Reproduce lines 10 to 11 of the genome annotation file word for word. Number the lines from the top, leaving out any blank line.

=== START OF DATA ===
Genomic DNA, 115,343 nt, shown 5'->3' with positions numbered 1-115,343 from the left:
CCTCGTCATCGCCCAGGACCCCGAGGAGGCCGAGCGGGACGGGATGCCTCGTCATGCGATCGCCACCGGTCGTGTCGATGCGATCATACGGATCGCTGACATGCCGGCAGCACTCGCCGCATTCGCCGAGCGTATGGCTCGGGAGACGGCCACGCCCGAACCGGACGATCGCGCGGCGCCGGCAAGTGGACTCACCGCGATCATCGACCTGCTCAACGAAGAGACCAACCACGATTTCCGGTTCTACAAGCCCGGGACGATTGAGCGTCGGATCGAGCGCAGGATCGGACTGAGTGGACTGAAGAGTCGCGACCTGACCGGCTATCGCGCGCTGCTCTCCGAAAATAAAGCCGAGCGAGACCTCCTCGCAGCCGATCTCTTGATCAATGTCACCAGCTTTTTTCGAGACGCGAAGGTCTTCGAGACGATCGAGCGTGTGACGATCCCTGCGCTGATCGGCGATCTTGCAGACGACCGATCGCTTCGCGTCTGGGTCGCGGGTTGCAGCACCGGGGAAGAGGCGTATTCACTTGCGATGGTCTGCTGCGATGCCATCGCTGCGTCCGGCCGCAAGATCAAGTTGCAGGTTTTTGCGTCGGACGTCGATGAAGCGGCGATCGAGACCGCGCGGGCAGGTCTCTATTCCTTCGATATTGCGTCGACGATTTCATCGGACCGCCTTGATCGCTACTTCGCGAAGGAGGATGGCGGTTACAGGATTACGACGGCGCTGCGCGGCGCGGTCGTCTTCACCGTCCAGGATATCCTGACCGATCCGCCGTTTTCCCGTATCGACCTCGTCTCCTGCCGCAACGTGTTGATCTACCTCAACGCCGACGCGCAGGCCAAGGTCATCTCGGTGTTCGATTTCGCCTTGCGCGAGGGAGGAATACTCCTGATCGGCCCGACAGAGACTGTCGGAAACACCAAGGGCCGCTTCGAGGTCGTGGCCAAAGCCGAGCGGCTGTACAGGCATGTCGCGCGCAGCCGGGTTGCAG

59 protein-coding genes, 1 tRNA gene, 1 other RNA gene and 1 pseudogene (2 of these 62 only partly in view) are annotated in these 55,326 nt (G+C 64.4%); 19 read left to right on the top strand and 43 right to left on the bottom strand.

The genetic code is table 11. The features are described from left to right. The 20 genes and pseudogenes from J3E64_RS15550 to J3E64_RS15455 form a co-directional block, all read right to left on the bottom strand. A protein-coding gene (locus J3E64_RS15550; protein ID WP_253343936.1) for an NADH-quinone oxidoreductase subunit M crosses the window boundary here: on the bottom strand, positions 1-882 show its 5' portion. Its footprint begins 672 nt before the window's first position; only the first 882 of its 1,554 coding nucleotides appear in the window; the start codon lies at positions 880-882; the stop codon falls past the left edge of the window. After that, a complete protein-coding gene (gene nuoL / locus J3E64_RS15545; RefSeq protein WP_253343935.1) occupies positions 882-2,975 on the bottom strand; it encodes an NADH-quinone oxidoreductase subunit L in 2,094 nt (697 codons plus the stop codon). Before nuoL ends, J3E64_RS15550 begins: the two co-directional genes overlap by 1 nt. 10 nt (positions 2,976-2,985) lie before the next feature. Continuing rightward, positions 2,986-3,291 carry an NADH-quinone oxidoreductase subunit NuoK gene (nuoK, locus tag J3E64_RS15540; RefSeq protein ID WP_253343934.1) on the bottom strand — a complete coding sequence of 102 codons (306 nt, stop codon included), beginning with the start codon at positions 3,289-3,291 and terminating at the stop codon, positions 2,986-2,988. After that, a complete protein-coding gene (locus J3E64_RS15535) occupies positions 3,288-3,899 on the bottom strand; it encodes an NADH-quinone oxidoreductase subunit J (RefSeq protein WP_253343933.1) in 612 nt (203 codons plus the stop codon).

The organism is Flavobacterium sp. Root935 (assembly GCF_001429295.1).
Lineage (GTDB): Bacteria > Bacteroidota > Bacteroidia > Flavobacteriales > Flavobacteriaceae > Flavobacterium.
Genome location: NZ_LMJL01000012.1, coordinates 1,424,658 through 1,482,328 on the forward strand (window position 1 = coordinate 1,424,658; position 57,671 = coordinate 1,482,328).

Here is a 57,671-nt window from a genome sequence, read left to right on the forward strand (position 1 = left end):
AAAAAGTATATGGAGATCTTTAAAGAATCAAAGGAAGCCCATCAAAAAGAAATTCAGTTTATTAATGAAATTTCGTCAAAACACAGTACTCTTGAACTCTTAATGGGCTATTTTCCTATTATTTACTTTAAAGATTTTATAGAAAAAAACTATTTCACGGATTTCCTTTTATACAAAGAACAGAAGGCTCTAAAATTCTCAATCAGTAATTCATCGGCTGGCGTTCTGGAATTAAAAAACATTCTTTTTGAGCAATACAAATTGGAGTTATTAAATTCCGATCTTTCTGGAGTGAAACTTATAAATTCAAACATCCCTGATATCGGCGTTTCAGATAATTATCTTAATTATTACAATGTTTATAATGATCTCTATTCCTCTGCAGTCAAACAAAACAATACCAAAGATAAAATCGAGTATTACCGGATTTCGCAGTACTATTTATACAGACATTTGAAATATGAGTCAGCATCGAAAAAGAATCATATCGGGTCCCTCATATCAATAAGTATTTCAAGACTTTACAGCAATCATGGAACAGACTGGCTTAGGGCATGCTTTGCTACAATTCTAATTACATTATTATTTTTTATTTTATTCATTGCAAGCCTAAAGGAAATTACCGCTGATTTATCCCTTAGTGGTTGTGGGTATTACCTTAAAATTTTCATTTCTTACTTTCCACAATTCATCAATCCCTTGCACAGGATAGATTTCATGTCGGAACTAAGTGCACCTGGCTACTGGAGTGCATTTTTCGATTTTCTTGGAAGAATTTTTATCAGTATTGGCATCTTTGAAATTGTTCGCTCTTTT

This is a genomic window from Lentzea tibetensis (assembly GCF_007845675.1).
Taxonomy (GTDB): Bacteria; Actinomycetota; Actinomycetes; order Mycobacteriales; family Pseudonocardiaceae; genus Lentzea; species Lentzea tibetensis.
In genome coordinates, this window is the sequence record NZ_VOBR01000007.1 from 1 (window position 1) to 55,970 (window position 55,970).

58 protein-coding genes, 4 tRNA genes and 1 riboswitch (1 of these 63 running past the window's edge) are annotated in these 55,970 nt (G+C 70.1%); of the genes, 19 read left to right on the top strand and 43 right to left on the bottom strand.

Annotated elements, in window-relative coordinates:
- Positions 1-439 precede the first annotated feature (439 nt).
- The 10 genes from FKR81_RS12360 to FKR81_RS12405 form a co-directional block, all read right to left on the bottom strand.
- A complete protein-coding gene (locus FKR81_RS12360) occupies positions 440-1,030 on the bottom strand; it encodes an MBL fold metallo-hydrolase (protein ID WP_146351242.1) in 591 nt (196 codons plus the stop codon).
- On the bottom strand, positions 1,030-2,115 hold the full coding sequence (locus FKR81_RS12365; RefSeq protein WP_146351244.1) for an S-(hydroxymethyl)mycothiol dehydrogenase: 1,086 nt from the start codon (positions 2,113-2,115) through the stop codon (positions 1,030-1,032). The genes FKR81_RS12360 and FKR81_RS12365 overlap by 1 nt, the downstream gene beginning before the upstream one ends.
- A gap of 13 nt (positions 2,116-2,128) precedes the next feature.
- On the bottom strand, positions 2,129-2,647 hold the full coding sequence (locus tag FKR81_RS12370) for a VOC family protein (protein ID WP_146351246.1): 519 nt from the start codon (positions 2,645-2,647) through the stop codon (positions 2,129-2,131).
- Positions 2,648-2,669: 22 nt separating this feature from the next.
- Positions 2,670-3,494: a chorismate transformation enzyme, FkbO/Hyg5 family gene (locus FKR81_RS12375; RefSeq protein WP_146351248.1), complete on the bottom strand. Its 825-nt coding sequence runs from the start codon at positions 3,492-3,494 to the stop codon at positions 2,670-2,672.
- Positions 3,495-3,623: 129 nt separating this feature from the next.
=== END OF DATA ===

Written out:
This is a genomic window from Lentzea tibetensis (assembly GCF_007845675.1).
Taxonomy (GTDB): Bacteria; Actinomycetota; Actinomycetes; order Mycobacteriales; family Pseudonocardiaceae; genus Lentzea; species Lentzea tibetensis.